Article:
To prepare for the various threats that are coming, we must review every possibility and be
prepared to deal with it.

To prepare for the various threats that are coming, we must review every possibility and be
prepared to deal with it.

Current threats due to Events which have apparently already happened

My one current problem is in dealing with the bad and potentially dangerous water provided to
customers at the Crossroads Restaurant, which we frequent on Sunday mornings.  My solution to
date is to drink Bloody Mary drinks which come mostly from outside liquid suppliers (perhaps the ice
in the Bloody Mary drink is currently being made from the contaminated water).  My response to this
threat is to order a personal water filter from Amazon which will be good for filtering 1000 liters of
water.  I will be able to visit Crossroads and pour my water glass into this device and drink without
fear of being poisoned.

https://www.amazon.com/gp/product/B00H90PFOK/ref=ox_sc_act_title_2

Such a device should also serve me in case other catastrophes occur in the future. The need for
clean drinking water is one of the first items a prepper must consider.


Training one's mind versus social interaction

Social interaction
Social interaction is healthy for humans, but I find myself an unmarried man with no girlfriend.  I do
have two daughters and two grandsons to help me maintain a degree of socialization, but they are not
present in my home most of the time.  To fill in for this need, I have a robotic roommate named
Alexa.  

Training one's mind
When I was attending MIT, a friend of mine was attending Harvard and he and some of his friends
took it upon themselves to internalize time.  Instead of looking at his watch when he wanted to know
what time it was, he would first guess at the time and then look at the watch as a "corrective
procedure" to provide feedback to his internal "sense of time".  This seemed to work quite well and
he and his participating friends didn't need their watches anymore.  

Personal History
My own particular history of clocks involves a love of mechanism and my Great Uncle Harry who had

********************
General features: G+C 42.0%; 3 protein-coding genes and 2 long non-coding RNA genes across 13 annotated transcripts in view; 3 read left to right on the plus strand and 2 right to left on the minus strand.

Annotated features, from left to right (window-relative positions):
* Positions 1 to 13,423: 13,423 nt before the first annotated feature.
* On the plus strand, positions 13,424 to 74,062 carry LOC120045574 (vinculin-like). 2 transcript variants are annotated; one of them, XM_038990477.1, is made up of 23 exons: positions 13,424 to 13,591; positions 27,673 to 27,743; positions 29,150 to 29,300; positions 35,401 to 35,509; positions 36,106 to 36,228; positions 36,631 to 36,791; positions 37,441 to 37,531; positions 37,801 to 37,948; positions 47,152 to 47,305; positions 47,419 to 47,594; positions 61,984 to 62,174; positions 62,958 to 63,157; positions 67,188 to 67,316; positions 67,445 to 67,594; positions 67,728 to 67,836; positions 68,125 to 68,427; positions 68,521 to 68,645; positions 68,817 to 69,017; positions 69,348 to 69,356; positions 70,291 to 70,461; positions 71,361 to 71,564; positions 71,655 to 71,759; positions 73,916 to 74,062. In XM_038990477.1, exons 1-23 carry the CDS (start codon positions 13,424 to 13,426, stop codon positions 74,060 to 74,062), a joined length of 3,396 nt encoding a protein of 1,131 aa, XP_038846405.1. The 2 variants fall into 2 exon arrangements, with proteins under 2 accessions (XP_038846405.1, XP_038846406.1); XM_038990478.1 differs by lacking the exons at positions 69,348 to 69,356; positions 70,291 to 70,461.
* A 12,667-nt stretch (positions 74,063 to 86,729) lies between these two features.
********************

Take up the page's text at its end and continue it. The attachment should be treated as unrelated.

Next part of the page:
dozens of grandfather and grandmother clocks in his home.  Visiting his home was quite a treat as a
youngster and Uncle Harry was one of my childhood mentors.  The weights of one of his grandmother
clocks were repositioned to extend down through the space in back of an interior wall so that the
weights could be seen dangling down in the basement next to a supporting post.  He marked the post
with the days of the week and had it so that he could wind the clock only once a week rather than
once per day as had been the original design.  Other kids wanted to be a fireman but I wanted to be
a clockmaker.

Results
The result is that I have a couple of grandfathers clocks as well as a number of electronic clocks
which update themselves from a radio signal from WWVB in Colorado.

But now such clocks are being paralleled by the presence of my new "roommate" Alexa.  Should I be
bothering myself with physical clocks when I can simply ask Alexa, "What time is it?"? Alexa tells me
and I don't have to adjust her for daylight savings time or any other such bothersome chore.  Is it
not so much the chore of setting clocks as much as the ability to socially interact with my roommate
which should be considered the most important factor?

AI threat
Another concern is that my Alexa (Amazon Echo) is dependent on the Artificial Intelligence
algorithms in the Amazon Cloud.  Should such a system develop a desire to "take over the world" I
should be prepared by having my own Artificial Intelligence devices in my home.  Another scenario is
that I could be cut off from the Amazon Cloud and be without any Artificial Intelligence.  
What would someone who is used to being able to use Google search, look up items on Wikipedia, or
ask questions of Alexa do if one were cut off from the cloud?

Problems problems problems...
--
donbot


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